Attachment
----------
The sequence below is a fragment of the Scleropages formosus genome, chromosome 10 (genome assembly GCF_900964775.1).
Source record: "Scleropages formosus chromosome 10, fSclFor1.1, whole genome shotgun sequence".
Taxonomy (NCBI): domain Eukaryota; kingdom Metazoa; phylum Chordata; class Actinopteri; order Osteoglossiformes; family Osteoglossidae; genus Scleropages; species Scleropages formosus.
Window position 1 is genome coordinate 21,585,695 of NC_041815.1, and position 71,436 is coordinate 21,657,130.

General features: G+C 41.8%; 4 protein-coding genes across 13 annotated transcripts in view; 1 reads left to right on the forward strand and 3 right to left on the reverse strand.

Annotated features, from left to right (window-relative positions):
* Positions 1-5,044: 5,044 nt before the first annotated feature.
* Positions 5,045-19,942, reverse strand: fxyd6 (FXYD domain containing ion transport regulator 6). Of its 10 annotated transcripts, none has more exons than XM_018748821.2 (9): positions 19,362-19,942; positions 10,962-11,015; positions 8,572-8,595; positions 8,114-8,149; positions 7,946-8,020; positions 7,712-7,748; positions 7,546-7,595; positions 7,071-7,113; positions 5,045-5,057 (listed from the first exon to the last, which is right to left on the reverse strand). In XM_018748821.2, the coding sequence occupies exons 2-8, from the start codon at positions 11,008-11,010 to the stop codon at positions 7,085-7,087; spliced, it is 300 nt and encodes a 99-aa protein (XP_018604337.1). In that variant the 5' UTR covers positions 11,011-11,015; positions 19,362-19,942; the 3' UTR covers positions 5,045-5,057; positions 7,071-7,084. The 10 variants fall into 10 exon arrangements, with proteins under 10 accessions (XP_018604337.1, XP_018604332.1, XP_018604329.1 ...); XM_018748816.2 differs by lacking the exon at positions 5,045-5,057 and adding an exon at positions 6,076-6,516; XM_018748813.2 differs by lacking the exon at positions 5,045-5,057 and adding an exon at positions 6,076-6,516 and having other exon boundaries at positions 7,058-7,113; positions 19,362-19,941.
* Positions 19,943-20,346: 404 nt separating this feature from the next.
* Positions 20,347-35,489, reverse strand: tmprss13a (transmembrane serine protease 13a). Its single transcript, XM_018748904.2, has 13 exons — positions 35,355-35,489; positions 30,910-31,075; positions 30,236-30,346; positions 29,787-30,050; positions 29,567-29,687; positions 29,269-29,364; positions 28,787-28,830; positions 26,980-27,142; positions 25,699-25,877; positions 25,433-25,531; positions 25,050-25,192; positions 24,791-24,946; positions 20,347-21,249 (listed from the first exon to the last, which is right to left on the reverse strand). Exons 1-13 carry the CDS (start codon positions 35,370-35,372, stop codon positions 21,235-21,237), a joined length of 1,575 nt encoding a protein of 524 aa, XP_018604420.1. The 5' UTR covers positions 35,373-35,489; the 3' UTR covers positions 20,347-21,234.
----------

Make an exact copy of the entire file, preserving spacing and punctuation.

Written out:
The sequence below is a fragment of the Scleropages formosus genome, chromosome 10 (genome assembly GCF_900964775.1).
Source record: "Scleropages formosus chromosome 10, fSclFor1.1, whole genome shotgun sequence".
Taxonomy (NCBI): domain Eukaryota; kingdom Metazoa; phylum Chordata; class Actinopteri; order Osteoglossiformes; family Osteoglossidae; genus Scleropages; species Scleropages formosus.
Window position 1 is genome coordinate 21,585,695 of NC_041815.1, and position 71,436 is coordinate 21,657,130.

General features: G+C 41.8%; 4 protein-coding genes across 13 annotated transcripts in view; 1 reads left to right on the forward strand and 3 right to left on the reverse strand.

Annotated features, from left to right (window-relative positions):
* Positions 1-5,044: 5,044 nt before the first annotated feature.
* Positions 5,045-19,942, reverse strand: fxyd6 (FXYD domain containing ion transport regulator 6). Of its 10 annotated transcripts, none has more exons than XM_018748821.2 (9): positions 19,362-19,942; positions 10,962-11,015; positions 8,572-8,595; positions 8,114-8,149; positions 7,946-8,020; positions 7,712-7,748; positions 7,546-7,595; positions 7,071-7,113; positions 5,045-5,057 (listed from the first exon to the last, which is right to left on the reverse strand). In XM_018748821.2, the coding sequence occupies exons 2-8, from the start codon at positions 11,008-11,010 to the stop codon at positions 7,085-7,087; spliced, it is 300 nt and encodes a 99-aa protein (XP_018604337.1). In that variant the 5' UTR covers positions 11,011-11,015; positions 19,362-19,942; the 3' UTR covers positions 5,045-5,057; positions 7,071-7,084. The 10 variants fall into 10 exon arrangements, with proteins under 10 accessions (XP_018604337.1, XP_018604332.1, XP_018604329.1 ...); XM_018748816.2 differs by lacking the exon at positions 5,045-5,057 and adding an exon at positions 6,076-6,516; XM_018748813.2 differs by lacking the exon at positions 5,045-5,057 and adding an exon at positions 6,076-6,516 and having other exon boundaries at positions 7,058-7,113; positions 19,362-19,941.
* Positions 19,943-20,346: 404 nt separating this feature from the next.
* Positions 20,347-35,489, reverse strand: tmprss13a (transmembrane serine protease 13a). Its single transcript, XM_018748904.2, has 13 exons — positions 35,355-35,489; positions 30,910-31,075; positions 30,236-30,346; positions 29,787-30,050; positions 29,567-29,687; positions 29,269-29,364; positions 28,787-28,830; positions 26,980-27,142; positions 25,699-25,877; positions 25,433-25,531; positions 25,050-25,192; positions 24,791-24,946; positions 20,347-21,249 (listed from the first exon to the last, which is right to left on the reverse strand). Exons 1-13 carry the CDS (start codon positions 35,370-35,372, stop codon positions 21,235-21,237), a joined length of 1,575 nt encoding a protein of 524 aa, XP_018604420.1. The 5' UTR covers positions 35,373-35,489; the 3' UTR covers positions 20,347-21,234.